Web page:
Hitching to Hopkins
In Belize, hitch-hiking is sort of standard fare. Buses simply don’t run everywhere, and even the most well traveled roads don’t always have regular service. When we wanted to get from Dangriga to the little beach town of Hopkins, we were told that a bus could only take us to the main junction. Hopkins’ buses run very irregularly, and so at the junction our best bet was to hitchhike.
Our ride ended being in the back of a pickup truck. We squeezed in with one other backpacker, in between a coil of industrial rope and a spare tire. The bumpy, dusty road to Hopkins was uneventful, with the one caveat being that I was hitchhiking– something I have only come to do since being in Belize. The idea of hitchhiking always used to scare me– I watched one too many episodes of Unsolved Mysteries with my grandparents growing up. But we were delivered to Hopkins without drama– safely and efficiently.
Hopkins, a beach community south of Dangriga, is a tiny, tiny little town with a slowly emerging tourist industry. Most roads are unpaved, there are no traffic lights, and most houses and guest rooms are wood framed buildings constructed in the simplest of ways. It’s a bit like going back in time, if it weren’t for the bizarre presence of really nice SUVs.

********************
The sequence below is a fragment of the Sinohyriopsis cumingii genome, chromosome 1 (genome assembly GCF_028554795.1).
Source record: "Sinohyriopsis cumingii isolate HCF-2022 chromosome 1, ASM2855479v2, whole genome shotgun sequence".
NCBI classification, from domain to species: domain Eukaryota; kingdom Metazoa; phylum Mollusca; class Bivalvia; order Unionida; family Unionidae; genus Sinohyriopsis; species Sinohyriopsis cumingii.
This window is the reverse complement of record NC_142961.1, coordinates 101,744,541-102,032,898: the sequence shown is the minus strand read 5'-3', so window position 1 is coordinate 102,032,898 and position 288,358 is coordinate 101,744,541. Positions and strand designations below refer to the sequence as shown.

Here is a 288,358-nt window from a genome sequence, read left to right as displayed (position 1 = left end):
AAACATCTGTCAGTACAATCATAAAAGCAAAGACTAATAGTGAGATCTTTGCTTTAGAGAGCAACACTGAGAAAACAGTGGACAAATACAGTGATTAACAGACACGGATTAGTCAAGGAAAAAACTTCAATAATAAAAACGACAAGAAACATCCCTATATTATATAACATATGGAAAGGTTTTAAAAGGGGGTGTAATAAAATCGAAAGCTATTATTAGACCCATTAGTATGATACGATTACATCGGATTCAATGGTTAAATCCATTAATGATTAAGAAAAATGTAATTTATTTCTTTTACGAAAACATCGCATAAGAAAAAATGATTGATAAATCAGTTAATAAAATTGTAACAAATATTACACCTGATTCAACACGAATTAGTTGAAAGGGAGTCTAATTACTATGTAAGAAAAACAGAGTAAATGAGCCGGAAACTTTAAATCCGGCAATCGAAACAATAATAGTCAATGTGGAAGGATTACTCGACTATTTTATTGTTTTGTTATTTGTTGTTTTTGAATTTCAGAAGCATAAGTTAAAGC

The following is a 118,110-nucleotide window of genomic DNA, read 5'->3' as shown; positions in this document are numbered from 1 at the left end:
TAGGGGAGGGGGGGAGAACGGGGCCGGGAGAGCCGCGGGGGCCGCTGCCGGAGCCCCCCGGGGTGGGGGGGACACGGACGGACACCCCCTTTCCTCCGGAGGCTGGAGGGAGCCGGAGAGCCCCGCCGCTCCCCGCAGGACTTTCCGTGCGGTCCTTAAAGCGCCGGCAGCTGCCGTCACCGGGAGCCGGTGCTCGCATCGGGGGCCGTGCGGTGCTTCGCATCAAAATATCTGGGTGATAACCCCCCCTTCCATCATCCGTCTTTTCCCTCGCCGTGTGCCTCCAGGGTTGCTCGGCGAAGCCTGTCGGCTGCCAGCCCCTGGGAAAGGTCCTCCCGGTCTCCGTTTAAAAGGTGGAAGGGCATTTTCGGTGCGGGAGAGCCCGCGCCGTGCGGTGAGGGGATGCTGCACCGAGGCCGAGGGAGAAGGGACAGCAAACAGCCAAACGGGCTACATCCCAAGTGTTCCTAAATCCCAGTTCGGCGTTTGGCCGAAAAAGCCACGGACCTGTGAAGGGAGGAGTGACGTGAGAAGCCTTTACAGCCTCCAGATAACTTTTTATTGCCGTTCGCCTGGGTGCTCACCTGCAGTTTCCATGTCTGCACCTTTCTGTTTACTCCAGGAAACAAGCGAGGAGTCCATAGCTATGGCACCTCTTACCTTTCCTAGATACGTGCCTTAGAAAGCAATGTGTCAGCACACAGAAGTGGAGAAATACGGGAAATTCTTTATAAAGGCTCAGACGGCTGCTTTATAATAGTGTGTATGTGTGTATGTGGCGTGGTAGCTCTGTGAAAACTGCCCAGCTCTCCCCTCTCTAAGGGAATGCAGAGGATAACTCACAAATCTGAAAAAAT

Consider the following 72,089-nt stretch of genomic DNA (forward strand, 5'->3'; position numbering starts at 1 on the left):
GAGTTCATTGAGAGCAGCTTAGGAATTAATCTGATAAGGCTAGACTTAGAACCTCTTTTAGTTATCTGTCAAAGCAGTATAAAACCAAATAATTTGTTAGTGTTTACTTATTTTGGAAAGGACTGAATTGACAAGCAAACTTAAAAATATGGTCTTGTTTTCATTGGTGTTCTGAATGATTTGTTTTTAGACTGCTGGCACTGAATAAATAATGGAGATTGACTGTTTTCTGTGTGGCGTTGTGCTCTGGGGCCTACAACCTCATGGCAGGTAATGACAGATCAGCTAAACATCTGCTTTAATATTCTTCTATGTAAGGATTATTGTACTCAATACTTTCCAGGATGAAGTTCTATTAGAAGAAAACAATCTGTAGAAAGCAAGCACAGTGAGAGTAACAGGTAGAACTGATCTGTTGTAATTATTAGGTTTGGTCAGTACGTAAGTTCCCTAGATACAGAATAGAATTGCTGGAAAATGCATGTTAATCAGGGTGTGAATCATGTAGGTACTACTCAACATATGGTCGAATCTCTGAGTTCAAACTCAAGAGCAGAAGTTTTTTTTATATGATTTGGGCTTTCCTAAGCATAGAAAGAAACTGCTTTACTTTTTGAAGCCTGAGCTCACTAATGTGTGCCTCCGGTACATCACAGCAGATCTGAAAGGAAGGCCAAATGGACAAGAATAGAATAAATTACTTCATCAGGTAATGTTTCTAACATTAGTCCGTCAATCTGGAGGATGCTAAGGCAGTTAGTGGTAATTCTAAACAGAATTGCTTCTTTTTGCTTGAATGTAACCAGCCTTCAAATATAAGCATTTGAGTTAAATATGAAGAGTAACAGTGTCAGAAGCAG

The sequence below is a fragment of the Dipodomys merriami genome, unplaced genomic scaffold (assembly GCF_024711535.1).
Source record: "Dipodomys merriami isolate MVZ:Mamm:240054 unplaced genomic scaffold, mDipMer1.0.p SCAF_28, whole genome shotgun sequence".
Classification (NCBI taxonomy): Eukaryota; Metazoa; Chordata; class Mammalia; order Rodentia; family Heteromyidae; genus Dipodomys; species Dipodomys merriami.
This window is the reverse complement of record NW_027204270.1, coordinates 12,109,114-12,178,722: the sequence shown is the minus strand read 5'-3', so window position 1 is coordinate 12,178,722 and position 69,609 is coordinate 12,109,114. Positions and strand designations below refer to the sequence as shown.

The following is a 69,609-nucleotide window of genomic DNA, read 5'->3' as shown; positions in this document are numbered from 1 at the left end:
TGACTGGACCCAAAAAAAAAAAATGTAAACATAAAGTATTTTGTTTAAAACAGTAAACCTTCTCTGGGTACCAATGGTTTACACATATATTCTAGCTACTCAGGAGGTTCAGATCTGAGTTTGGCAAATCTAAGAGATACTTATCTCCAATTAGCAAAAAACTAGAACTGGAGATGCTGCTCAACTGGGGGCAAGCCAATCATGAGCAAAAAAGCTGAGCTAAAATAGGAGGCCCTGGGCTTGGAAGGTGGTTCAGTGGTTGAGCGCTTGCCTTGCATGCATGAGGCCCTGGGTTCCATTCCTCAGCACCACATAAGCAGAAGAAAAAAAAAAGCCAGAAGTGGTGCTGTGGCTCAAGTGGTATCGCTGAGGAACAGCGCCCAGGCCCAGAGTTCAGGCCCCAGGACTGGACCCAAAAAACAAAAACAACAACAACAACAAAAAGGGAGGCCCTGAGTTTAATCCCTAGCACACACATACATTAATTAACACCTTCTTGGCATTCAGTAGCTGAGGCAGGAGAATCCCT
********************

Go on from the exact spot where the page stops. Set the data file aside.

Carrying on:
People come to Hopkins, it seems, as an alternative to the more touristy town of Placencia to the south. The beaches here are supposedly quieter, and just as sublime. Unfortunately, when we were visiting there was a lot of debris swept up on the shoreline. We could see blue water in the distance, but the color of the sea where it met the sand did not make for an attractive option for swimming.
Hopkins has a big population of people who have come to set up businesses in preparation for the upcoming tourist boom. There seems to be a concentration of new businesses under construction, a lot of foreign presence, and a focus on building. We heard that the main road into Hopkins is slated to be sealed over the coming few years, and this will certainly change the town dramatically. For now, Hopkins is very much in transition– we hope that the anticipated future boom doesn’t destroy too much of this tiny little Caribbean homestead.